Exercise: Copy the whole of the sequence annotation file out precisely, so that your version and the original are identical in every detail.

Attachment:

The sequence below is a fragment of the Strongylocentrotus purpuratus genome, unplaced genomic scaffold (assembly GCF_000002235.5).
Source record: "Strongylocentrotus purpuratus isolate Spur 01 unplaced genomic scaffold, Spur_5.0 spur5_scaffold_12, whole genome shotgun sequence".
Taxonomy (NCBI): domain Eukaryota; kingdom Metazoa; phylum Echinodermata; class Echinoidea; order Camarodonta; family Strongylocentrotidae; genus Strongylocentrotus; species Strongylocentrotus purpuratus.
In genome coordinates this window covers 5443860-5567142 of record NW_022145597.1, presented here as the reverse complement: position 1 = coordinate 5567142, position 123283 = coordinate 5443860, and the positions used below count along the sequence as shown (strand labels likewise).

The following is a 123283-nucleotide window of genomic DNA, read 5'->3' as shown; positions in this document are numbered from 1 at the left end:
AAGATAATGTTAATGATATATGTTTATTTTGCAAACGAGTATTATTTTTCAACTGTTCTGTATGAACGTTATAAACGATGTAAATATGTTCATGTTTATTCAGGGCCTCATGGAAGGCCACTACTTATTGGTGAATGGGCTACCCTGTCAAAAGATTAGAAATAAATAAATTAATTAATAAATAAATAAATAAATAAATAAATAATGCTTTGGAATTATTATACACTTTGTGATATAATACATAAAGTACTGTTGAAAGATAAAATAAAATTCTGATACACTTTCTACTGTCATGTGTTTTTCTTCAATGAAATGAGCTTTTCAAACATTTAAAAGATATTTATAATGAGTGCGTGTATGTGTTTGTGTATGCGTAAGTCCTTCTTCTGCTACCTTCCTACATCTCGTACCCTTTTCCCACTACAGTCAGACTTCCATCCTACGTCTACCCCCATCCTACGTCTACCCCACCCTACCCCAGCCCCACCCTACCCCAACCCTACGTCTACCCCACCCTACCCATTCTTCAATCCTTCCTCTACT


The sequence below is a fragment of the Strongylocentrotus purpuratus genome, unplaced genomic scaffold (assembly GCF_000002235.5).
Source record: "Strongylocentrotus purpuratus isolate Spur 01 unplaced genomic scaffold, Spur_5.0 spur5_scaffold_12, whole genome shotgun sequence".
Taxonomy (NCBI): domain Eukaryota; kingdom Metazoa; phylum Echinodermata; class Echinoidea; order Camarodonta; family Strongylocentrotidae; genus Strongylocentrotus; species Strongylocentrotus purpuratus.
In genome coordinates this window covers 5443860-5567142 of record NW_022145597.1, presented here as the reverse complement: position 1 = coordinate 5567142, position 123283 = coordinate 5443860, and the positions used below count along the sequence as shown (strand labels likewise).

The following is a 123283-nucleotide window of genomic DNA, read 5'->3' as shown; positions in this document are numbered from 1 at the left end:
AAGATAATGTTAATGATATATGTTTATTTTGCAAACGAGTATTATTTTTCAACTGTTCTGTATGAACGTTATAAACGATGTAAATATGTTCATGTTTATTCAGGGCCTCATGGAAGGCCACTACTTATTGGTGAATGGGCTACCCTGTCAAAAGATTAGAAATAAATAAATTAATTAATAAATAAATAAATAAATAAATAAATAATGCTTTGGAATTATTATACACTTTGTGATATAATACATAAAGTACTGTTGAAAGATAAAATAAAATTCTGATACACTTTCTACTGTCATGTGTTTTTCTTCAATGAAATGAGCTTTTCAAACATTTAAAAGATATTTATAATGAGTGCGTGTATGTGTTTGTGTATGCGTAAGTCCTTCTTCTGCTACCTTCCTACATCTCGTACCCTTTTCCCACTACAGTCAGACTTCCATCCTACGTCTACCCCCATCCTACGTCTACCCCACCCTACCCCAGCCCCACCCTACCCCAACCCTACGTCTACCCCACCCTACCCATTCTTCAATCCTTCCTCTACT